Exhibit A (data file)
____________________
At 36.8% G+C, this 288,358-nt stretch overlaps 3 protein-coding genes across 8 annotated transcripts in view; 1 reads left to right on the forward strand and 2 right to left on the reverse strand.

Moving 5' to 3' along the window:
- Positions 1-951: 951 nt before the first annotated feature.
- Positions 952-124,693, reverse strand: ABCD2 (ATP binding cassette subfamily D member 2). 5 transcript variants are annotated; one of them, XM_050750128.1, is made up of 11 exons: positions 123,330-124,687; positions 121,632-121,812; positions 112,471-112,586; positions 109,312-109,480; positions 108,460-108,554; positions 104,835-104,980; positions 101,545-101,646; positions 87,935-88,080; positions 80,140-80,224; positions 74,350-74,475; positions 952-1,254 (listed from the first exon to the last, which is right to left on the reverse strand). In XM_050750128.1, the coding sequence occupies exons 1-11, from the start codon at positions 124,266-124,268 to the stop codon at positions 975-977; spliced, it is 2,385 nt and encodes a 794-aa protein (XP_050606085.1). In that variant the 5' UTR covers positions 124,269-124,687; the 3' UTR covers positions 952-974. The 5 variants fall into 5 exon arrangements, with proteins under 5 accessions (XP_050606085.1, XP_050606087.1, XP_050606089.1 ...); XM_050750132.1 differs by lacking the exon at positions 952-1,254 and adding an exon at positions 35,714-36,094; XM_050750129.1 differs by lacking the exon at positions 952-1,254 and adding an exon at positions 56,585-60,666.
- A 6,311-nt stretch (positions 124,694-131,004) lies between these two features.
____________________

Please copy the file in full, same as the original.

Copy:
At 36.8% G+C, this 288,358-nt stretch overlaps 3 protein-coding genes across 8 annotated transcripts in view; 1 reads left to right on the forward strand and 2 right to left on the reverse strand.

Moving 5' to 3' along the window:
- Positions 1-951: 951 nt before the first annotated feature.
- Positions 952-124,693, reverse strand: ABCD2 (ATP binding cassette subfamily D member 2). 5 transcript variants are annotated; one of them, XM_050750128.1, is made up of 11 exons: positions 123,330-124,687; positions 121,632-121,812; positions 112,471-112,586; positions 109,312-109,480; positions 108,460-108,554; positions 104,835-104,980; positions 101,545-101,646; positions 87,935-88,080; positions 80,140-80,224; positions 74,350-74,475; positions 952-1,254 (listed from the first exon to the last, which is right to left on the reverse strand). In XM_050750128.1, the coding sequence occupies exons 1-11, from the start codon at positions 124,266-124,268 to the stop codon at positions 975-977; spliced, it is 2,385 nt and encodes a 794-aa protein (XP_050606085.1). In that variant the 5' UTR covers positions 124,269-124,687; the 3' UTR covers positions 952-974. The 5 variants fall into 5 exon arrangements, with proteins under 5 accessions (XP_050606085.1, XP_050606087.1, XP_050606089.1 ...); XM_050750132.1 differs by lacking the exon at positions 952-1,254 and adding an exon at positions 35,714-36,094; XM_050750129.1 differs by lacking the exon at positions 952-1,254 and adding an exon at positions 56,585-60,666.
- A 6,311-nt stretch (positions 124,694-131,004) lies between these two features.